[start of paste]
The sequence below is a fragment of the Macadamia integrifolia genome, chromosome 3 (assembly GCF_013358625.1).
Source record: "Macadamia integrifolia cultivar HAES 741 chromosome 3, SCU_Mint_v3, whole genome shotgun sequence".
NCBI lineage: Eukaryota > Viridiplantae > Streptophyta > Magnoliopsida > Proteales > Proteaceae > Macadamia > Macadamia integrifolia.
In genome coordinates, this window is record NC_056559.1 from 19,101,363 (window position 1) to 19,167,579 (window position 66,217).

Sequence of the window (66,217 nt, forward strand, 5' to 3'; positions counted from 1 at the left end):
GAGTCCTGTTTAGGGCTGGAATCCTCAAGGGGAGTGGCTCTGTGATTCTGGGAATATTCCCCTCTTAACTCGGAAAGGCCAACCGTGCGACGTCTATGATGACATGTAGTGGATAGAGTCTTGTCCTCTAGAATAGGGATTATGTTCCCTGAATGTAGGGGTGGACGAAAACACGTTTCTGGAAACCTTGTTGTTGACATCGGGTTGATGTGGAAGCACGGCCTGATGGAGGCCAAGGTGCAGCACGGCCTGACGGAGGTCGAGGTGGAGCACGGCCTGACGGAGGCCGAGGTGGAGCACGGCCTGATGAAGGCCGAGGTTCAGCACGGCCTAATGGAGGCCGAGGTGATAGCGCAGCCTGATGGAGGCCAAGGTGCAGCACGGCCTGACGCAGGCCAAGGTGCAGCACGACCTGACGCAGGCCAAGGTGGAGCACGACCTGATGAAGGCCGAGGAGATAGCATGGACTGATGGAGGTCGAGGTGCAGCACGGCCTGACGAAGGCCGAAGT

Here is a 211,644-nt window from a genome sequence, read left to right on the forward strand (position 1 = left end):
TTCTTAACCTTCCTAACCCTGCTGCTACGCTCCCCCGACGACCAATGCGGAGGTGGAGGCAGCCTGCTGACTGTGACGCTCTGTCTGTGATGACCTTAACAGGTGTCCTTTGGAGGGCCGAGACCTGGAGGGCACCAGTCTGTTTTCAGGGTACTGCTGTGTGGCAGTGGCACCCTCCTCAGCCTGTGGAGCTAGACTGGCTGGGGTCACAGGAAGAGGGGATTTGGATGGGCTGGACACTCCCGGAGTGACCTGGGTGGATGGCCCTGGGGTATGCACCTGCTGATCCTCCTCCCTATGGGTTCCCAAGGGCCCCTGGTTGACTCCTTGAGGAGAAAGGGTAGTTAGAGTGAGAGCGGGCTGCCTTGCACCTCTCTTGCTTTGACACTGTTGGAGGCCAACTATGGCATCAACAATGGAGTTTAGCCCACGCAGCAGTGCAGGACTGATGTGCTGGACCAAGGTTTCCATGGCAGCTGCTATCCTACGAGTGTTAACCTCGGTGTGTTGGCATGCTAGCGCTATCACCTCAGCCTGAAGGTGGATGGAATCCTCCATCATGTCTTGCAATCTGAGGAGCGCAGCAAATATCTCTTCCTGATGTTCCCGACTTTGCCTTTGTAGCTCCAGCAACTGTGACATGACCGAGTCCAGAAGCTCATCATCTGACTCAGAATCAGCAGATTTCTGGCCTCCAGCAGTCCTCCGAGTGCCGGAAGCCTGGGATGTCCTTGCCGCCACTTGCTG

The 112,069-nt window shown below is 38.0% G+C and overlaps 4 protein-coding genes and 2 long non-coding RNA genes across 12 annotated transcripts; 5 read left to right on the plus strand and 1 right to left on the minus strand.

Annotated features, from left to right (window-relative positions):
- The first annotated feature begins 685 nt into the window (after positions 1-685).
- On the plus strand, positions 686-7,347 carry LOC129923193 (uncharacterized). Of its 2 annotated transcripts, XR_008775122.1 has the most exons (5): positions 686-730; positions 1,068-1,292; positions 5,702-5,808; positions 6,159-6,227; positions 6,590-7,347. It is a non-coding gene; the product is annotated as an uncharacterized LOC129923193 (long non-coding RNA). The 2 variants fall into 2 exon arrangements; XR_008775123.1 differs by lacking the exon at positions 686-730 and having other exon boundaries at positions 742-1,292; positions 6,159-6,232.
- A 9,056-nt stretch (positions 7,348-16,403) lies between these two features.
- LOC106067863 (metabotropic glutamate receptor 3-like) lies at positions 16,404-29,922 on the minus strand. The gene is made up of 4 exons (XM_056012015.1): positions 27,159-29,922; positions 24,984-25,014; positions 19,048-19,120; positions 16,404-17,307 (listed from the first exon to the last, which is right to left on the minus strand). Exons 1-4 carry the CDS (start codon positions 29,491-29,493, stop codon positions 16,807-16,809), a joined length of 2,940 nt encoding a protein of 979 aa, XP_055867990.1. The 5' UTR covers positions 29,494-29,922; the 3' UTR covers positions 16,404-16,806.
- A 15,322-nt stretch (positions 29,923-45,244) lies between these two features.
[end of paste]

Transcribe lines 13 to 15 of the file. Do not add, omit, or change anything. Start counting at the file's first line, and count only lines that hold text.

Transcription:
- A 9,056-nt stretch (positions 7,348-16,403) lies between these two features.
- LOC106067863 (metabotropic glutamate receptor 3-like) lies at positions 16,404-29,922 on the minus strand. The gene is made up of 4 exons (XM_056012015.1): positions 27,159-29,922; positions 24,984-25,014; positions 19,048-19,120; positions 16,404-17,307 (listed from the first exon to the last, which is right to left on the minus strand). Exons 1-4 carry the CDS (start codon positions 29,491-29,493, stop codon positions 16,807-16,809), a joined length of 2,940 nt encoding a protein of 979 aa, XP_055867990.1. The 5' UTR covers positions 29,494-29,922; the 3' UTR covers positions 16,404-16,806.
- A 15,322-nt stretch (positions 29,923-45,244) lies between these two features.